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Part two of our special four-part series, "Oscar on Mars."
We're dissecting different aspects of the Ridley Scott film, "The Martian," starring Matt Damon. It's nominated for seven Academy Awards. We're not saying that we think it's going to win on Sunday — that's up to the Academy — but we're looking at a cross-section of categories: visual effects, sound design, screenplay, to better understand how the pieces work together to make a critically acclaimed film.
Of course, the stand out thing about "The Martian" is that it's based almost entirely on Mars. So, we started with the visual effects category and talked with Sean Devereaux, co-owner at Boston-based ZeroFX, about the challenges of realistically recreating an environment more than 100 million miles away.
"It's hard to do a planet like Mars, one that we've now all seen pictures of," said Devereaux. "But, they also had to make it very cinematic. So, they had to tweak it to the point where it was more beautiful and stunning but not to the point where it broke our preconceived vision of Mars. It was done on a lot of green screen, but there were big landscapes that were done in the Jordan desert that also had to be heavily manipulated with visual effects to make it work."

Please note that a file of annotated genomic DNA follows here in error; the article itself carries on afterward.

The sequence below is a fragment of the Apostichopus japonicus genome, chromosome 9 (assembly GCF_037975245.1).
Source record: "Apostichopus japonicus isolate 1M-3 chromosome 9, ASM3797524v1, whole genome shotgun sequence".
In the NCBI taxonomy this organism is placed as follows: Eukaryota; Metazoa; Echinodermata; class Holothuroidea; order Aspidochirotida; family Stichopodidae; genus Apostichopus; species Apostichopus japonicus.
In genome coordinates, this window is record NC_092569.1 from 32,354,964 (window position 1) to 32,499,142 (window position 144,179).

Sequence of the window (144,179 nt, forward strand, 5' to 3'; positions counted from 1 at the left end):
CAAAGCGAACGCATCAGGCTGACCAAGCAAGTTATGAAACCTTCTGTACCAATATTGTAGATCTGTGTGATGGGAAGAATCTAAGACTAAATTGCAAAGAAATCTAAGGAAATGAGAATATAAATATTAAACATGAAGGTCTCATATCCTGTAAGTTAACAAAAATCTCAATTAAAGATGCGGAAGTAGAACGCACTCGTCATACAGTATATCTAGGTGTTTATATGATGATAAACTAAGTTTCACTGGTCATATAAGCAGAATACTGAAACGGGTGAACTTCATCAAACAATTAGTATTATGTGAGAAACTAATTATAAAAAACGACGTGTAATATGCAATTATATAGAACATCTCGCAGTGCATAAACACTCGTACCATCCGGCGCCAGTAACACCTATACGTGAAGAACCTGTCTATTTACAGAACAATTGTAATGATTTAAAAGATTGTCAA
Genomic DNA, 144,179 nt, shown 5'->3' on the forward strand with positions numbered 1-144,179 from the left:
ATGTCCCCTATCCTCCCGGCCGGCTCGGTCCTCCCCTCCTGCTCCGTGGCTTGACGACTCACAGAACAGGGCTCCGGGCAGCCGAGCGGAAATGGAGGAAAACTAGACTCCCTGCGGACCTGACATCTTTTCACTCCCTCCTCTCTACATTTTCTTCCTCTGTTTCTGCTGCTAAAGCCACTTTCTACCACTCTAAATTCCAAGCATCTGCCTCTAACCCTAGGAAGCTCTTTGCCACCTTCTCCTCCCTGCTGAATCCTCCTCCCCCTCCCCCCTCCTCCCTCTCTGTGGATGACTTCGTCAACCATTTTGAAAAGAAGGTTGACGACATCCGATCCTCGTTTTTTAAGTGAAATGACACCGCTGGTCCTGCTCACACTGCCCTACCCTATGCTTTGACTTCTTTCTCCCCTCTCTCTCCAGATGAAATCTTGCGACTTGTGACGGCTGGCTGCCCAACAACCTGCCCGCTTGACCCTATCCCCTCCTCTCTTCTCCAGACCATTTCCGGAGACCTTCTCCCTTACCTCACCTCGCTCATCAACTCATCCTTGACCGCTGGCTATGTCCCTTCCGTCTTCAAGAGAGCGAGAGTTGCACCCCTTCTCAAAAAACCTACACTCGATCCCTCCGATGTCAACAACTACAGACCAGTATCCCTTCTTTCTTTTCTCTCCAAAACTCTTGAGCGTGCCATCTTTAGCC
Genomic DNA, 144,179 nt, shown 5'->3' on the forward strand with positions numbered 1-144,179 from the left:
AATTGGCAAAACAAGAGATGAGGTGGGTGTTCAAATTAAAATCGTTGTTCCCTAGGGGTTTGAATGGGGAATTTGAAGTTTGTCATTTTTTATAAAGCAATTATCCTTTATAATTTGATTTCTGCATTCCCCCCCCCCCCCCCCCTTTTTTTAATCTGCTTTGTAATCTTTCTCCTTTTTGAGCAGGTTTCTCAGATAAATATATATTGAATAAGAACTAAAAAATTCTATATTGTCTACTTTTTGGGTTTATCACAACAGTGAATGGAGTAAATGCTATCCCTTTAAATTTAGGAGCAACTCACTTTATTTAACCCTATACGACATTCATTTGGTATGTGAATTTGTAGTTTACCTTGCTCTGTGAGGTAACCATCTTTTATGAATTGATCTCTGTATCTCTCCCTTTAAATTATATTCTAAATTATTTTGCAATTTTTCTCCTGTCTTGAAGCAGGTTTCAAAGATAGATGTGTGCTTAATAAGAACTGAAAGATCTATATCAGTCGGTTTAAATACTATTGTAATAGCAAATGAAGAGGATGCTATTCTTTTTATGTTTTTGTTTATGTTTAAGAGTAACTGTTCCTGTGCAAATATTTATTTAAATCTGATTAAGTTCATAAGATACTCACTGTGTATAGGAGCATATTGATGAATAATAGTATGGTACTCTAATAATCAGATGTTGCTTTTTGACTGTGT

"The magnificent, awesome, terrifying landscape of Mars, which the special effects people did beautifully, that's something that you just don't receive in the book," Debbie Danielpour Chapel told us. She's an assistant film professor at Boston University, where she teaches "Writing the Fiction to Film Adaptation." She's also written teleplays for several big-name science fiction series.
Drew Goddard wrote the screenplay for "The Martian." It's based on the beloved book by Andrew Weir.
Debbie talked with us about why she thinks "The Martian" deserves the nomination for best adapted screenplay.
Debbie Danielpour Chapel, assistant film professor at Boston University, where she teaches "Writing the Fiction to Film Adaptation."
More In This Series
- "'The Martian' is about a manned mission to Mars in the near-future. Astronaut Mark Watney, played by Matt Damon, is believed to be killed in a storm and his crew leaves him behind on Mars."
- "That was the challenge of the screenplay; every scene had to do four different things. We had to get the science in it, we had to get the humanity in it, you to explain what was going to happen to the audience and you have to set up the next scene. It becomes a zero-sum game of “I only have so many words per scene."
- "I hung up thinking I was going to have to start another draft — and then I thought, let’s just put that in the scene. Let’s just put Matt Damon saying, 'A physicist would never use that word, I’m just being manipulated.' It was just a conversation between Andy and me, but it really crystallizes the process of the whole movie, where I would be dumb and Andy would correct me and then I would put that correction in the pages of the movie. It’s just a half-page scene, but it’s really satisfying to me because of Matt Damon and the way he’s able to go from A into B so by the end of it you have 'Waterloo' kick in, and we’re off to act three."
This segment aired on February 24, 2016.
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